The obligate hemiparasitic weed Striga hermonthica grows on cereal roots and presents a severe threat to global food security by causing enormous yield losses, particularly in Sub-Saharan Africa. The rapidly increasing Striga seed bank in infested soils provides a major obstacle in controlling this weed. Striga seeds require host derived strigolactones (SLs) for germination, and corresponding antagonists could be used as germination inhibitors. Recently, we demonstrated that the common detergent Triton X-100 is a specific inhibitor of Striga seed germination by binding non-covalently to its receptor, Striga hermonthica HYPO-SENSITIVE TO LIGHT 7 (ShHTL7), without blocking the rice (Oryza sativa) SL receptor DWARF14 (OsD14). Moreover, triazole ureas, the potent covalently binding antagonists of rice SL perception with much higher activity towards OsD14, showed inhibition of Striga but were less specific. Considering that Triton X-100 is not suitable for field application and by combining structural elements of Triton and triazole urea, we developed two hybrid compounds, KK023-N1 and KK023-N2, as potential Striga-specific germination inhibitors. Both compounds blocked the hydrolysis activity of ShHTL7 but did not affect that of OsD14. Binding of KK023-N1 diminished ShHTL7 interaction with Striga hermonthica MORE AXILLARY BRANCHING 2 (ShMAX2), a major component in SL signal transduction, and increased ShHTL7 thermal specificity. Docking studies indicate that KK023-N1 binding is not covalent but is caused by hydrophobic interactions. Finally, in vitro and greenhouse tests revealed specific inhibition of Striga seed germination, which led to a 38% reduction in Striga infestation in pot experiments. These findings reveal that KK023-N1 is a potential candidate for combating Striga and a promising basis for rational design and development of further Striga-specific herbicides.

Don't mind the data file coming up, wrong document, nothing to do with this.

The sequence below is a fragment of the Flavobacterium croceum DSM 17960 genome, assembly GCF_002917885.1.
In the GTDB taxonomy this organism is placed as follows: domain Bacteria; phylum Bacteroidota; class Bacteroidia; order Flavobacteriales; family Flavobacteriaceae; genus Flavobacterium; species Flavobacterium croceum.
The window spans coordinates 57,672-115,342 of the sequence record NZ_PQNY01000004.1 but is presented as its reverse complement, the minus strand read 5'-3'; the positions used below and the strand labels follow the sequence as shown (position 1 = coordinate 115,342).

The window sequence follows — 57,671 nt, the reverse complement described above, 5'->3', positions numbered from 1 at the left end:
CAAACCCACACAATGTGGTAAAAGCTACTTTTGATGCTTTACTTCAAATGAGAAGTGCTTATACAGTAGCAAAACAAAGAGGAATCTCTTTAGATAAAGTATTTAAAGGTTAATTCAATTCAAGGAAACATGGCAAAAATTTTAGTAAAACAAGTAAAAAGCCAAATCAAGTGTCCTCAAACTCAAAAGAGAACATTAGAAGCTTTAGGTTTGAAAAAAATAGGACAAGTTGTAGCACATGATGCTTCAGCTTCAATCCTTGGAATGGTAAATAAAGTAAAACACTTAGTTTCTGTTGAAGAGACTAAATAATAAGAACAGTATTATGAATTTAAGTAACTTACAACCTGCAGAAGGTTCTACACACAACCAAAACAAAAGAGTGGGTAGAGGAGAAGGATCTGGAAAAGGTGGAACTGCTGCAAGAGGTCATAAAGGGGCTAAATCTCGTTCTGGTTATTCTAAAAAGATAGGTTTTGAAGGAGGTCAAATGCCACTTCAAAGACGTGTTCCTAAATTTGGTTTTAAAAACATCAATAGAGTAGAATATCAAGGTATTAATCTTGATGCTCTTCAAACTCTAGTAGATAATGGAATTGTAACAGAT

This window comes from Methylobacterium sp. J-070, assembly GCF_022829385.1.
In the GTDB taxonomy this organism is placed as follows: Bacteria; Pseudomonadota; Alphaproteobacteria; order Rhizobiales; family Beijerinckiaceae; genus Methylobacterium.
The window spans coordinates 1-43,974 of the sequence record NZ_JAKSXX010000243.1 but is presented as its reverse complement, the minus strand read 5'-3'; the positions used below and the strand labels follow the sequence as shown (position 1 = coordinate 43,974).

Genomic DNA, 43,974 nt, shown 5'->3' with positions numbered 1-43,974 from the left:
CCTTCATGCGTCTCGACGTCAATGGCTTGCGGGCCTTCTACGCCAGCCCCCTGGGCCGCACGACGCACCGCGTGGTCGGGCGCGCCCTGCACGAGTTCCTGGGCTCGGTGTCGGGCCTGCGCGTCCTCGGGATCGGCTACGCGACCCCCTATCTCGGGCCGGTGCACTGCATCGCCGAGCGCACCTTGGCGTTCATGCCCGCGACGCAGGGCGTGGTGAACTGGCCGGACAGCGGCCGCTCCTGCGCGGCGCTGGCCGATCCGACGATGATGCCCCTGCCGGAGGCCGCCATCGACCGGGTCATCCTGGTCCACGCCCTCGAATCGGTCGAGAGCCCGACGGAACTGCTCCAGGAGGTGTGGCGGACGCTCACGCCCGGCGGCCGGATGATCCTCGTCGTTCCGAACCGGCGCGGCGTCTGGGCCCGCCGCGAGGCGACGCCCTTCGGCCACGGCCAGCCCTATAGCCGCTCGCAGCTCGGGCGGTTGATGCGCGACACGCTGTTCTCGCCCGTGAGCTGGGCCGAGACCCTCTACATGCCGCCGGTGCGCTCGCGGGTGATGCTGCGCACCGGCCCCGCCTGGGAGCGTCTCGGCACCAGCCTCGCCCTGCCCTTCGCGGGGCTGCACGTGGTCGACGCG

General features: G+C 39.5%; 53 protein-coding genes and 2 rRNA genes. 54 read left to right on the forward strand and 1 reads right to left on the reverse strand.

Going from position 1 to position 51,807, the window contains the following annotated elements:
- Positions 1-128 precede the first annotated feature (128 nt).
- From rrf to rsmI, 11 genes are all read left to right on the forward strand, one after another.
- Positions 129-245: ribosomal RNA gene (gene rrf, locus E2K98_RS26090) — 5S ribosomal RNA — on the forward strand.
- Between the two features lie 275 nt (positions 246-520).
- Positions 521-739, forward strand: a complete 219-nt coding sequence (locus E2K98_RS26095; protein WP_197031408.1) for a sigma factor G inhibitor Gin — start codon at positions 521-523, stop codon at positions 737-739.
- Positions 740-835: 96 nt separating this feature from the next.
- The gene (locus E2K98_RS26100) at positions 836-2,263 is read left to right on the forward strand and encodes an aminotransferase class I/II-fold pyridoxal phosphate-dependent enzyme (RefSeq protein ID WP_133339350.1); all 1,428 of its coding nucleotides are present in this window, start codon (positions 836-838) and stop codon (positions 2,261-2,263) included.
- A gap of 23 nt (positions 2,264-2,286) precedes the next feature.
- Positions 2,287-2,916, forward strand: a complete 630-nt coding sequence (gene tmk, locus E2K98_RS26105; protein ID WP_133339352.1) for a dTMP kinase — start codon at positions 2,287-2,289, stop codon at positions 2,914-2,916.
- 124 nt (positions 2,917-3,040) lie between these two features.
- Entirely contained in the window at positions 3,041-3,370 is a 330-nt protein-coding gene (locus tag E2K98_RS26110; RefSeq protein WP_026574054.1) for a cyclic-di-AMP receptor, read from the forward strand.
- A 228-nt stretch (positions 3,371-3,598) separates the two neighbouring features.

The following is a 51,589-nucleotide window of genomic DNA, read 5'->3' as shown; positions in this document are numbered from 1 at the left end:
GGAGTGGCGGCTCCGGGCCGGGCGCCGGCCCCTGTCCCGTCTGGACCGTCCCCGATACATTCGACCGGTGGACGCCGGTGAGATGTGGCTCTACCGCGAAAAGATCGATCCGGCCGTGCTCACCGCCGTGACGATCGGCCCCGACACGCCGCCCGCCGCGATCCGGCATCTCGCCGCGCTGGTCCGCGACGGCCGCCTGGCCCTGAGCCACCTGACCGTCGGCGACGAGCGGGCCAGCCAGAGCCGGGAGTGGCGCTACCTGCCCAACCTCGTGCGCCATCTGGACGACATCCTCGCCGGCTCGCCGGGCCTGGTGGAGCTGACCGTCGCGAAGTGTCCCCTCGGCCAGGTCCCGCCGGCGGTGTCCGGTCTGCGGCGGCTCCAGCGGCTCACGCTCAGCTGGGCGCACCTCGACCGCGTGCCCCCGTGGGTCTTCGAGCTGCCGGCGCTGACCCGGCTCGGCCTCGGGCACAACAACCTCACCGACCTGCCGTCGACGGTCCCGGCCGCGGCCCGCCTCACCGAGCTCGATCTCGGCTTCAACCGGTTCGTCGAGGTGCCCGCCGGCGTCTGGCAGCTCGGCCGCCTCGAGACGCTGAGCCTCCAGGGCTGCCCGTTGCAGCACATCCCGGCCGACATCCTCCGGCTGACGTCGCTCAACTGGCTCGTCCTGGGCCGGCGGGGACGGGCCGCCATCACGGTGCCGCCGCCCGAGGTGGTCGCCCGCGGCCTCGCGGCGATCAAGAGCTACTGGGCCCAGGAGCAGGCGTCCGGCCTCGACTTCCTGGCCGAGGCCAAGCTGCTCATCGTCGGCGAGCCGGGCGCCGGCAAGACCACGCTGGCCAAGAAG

Bibliographical noteKAUST Repository Item: Exported on 2021-12-14
Acknowledgements: We are grateful to Prof. Abdel Gabar Babiker, The National Research Center, Sudan for providing S. hermonthica seeds. We also appreciate kind help of Prof. Steven Runo, Kenyatta University Kenya for providing another batch of S. hermonthica seeds. We are thankful to Dr Jonne Rodenburg, Africa Rice, Tanzania for providing seeds of rice cv IAC-165. We thank Dr Boubacar A. Kountché for valuable discussions. We acknowledge SOLEIL for provision of synchrotron radiation facilities and we would like to thank L. Chavas, P. Legrand, S. Sirigu, and P. Montaville for assistance in using beamline PROXIMA 1, G. Fox, M. Savko, and B. Shepard for assistance in using beamline PROXIMA 2A, and J. Perez and A. Thureau for assistance in using the beamline SWING.
ASJC Scopus subject areas
- Plant Science